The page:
The Power of Private Labeling
Once upon a time, private label products appealed to consumers solely because of their price. Private labels were the cheaper “store brands,” assumed to be of lesser quality than name-brand products.
That’s changed. Though cost is still a major driver for consumer selection of private label products, the perception of their quality has increased. A November 2014 Nielsen survey found that a majority of consumers now believe private label brands are “a good alternative to name brands.”
Consumers don’t just have a higher opinion of private labels; increasingly they are purchasing private label products over name brands. U.S. consumers surveyed for the 2014 American Pantry study cite just 31% of name brands as “must-haves,” and 88% say the private label products they buy are as good as or better than name-brand products.
If your company is producing a food, beverage, or household product, you could be well-positioned to capitalize on the lucrative private label market, which represents about 20% of total U.S. food and beverage sales. But to do so, you should have a solid understanding of what aspects of private label products most appeal to today’s consumers.
Private label differentiators
Four key factors guide consumers in their selection of private label products:
- Great value and high quality — While consumers still choose private label products for their value, they’re no longer willing to settle for lower quality. Wal-Mart, for example, is partnering with Wild Oats to provide a selection of high-quality private label organic food products priced at least 25% lower than organic name brands.
- Wellness — Consumers are increasingly selecting brands that they feel improve their quality of life. Private label products are helping retailers meet consumer needs for options that promote wellness. Just a few examples include Walgreens’ Ology line, Kroger’s Simple Truth products, and Trader Joe’s selection of store-branded options.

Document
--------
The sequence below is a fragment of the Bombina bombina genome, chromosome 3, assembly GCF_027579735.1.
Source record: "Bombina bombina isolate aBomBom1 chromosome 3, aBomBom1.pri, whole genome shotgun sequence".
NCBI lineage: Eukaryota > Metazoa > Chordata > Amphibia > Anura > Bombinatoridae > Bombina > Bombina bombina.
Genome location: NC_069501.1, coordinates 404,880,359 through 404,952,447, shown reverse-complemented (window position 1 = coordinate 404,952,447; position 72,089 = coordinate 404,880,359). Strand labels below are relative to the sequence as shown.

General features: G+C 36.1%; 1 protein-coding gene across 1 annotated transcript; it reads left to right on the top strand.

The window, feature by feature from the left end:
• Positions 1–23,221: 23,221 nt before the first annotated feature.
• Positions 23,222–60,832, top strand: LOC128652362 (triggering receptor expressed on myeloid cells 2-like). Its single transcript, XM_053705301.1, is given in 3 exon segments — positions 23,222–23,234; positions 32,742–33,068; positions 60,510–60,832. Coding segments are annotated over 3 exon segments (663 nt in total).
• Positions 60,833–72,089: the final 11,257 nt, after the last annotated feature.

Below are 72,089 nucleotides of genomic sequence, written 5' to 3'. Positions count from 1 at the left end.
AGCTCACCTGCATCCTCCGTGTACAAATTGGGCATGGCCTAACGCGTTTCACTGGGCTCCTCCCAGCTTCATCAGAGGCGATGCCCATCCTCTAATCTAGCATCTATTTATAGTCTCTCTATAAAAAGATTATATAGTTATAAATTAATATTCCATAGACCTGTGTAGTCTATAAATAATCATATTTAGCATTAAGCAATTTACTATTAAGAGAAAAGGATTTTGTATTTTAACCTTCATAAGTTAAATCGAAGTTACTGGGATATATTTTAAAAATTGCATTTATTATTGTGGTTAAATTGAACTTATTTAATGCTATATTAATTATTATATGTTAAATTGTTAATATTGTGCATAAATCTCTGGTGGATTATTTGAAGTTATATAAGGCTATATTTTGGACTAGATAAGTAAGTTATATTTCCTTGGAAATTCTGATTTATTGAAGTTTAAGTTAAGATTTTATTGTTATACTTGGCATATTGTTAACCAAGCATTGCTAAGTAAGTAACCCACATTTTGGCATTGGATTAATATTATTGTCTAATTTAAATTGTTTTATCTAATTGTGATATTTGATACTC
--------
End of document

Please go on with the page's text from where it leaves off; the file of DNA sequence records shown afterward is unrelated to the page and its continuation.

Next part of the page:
- Innovation — Private label products have become innovative. For instance, Aldi’s four-variety small-portioned hummus spreads are a hit with consumers looking for multiple choices in one package. Other examples of private label innovation include Cameron Coffee’s recyclable and biodegradable single-serve coffee pods and Italian Mobile Pizza’s microwavable single-serve paper carton.
- Uniqueness — Consumers seek private label brands that provide their own distinctive twist on the original product — such as Trader Joe’s unique BBQ Rub and Seasoning with Garlic and Coffee and Duane Reade’s Good n’ Delish products, which are geared toward the New York market.
Private label options meet consumers’ demand for high value and unique options that enhance their quality of life. No longer merely a niche, private label has become a vital market for every food or beverage producer to explore.